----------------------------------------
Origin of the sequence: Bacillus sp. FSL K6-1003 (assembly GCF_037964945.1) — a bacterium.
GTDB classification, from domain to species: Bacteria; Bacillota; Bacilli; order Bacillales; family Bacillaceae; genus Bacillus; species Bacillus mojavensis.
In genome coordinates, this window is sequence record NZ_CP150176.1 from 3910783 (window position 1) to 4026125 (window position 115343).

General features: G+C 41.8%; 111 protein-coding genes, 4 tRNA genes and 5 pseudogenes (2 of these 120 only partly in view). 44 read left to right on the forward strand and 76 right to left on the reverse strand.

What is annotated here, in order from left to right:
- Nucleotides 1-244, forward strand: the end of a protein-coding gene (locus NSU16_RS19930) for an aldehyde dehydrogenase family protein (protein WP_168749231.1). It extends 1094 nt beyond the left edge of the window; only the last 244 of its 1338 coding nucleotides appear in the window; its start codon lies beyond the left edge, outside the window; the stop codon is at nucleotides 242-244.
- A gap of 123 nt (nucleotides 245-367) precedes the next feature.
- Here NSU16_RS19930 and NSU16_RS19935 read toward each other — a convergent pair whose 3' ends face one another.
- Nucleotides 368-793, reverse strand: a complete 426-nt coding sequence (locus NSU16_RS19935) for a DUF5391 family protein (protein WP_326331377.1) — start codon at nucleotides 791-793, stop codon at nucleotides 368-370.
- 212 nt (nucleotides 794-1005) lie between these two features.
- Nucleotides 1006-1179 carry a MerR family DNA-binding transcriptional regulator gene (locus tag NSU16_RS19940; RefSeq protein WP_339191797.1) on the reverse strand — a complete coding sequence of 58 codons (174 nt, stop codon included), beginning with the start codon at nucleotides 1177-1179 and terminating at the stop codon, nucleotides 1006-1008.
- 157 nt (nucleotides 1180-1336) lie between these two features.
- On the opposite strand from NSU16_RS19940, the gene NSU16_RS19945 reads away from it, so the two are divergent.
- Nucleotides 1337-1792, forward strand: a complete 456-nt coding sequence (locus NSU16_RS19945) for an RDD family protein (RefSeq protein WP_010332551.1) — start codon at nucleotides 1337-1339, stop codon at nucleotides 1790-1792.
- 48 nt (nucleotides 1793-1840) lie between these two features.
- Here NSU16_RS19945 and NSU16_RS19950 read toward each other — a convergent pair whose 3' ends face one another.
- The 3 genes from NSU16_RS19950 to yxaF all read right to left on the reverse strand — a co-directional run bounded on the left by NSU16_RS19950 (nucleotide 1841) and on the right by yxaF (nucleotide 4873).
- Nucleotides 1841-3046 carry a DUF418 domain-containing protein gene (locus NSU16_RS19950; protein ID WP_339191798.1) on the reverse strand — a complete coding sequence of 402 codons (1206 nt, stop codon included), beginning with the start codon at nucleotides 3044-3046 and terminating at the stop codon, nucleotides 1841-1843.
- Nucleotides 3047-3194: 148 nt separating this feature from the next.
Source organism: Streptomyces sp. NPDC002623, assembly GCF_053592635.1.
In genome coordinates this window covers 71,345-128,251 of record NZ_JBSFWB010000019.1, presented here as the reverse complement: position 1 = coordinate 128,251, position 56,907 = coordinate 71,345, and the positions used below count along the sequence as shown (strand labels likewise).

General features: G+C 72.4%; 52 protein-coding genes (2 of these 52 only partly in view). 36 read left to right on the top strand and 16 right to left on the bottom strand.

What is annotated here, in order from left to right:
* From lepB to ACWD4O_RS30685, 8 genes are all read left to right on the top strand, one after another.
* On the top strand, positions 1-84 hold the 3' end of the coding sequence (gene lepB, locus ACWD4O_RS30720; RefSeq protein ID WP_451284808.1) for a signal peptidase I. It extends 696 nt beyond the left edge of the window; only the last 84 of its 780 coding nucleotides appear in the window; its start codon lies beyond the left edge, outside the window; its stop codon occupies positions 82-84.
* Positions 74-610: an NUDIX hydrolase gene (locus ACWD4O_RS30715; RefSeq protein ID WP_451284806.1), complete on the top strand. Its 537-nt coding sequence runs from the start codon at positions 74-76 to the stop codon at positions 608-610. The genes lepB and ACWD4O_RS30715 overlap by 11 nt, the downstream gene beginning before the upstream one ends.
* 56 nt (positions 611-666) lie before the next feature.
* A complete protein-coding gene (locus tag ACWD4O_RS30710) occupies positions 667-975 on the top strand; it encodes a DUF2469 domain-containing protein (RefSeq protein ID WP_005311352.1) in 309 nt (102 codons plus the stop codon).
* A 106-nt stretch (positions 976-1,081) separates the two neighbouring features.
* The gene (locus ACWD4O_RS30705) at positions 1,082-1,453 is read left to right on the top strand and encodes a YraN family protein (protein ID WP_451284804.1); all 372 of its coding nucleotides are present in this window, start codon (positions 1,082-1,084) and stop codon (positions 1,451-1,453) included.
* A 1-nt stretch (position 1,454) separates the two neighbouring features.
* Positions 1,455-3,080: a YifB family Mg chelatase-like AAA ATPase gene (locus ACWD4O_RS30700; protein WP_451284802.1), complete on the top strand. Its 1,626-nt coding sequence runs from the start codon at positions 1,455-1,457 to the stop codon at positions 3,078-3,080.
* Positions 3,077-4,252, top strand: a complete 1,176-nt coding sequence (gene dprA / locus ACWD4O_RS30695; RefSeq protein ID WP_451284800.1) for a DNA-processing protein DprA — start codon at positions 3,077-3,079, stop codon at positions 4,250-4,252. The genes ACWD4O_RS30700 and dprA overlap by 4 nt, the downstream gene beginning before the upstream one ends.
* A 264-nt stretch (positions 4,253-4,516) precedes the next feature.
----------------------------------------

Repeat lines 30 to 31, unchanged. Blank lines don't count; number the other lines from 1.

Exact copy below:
* The gene (locus ACWD4O_RS30705) at positions 1,082-1,453 is read left to right on the top strand and encodes a YraN family protein (protein ID WP_451284804.1); all 372 of its coding nucleotides are present in this window, start codon (positions 1,082-1,084) and stop codon (positions 1,451-1,453) included.
* A 1-nt stretch (position 1,454) separates the two neighbouring features.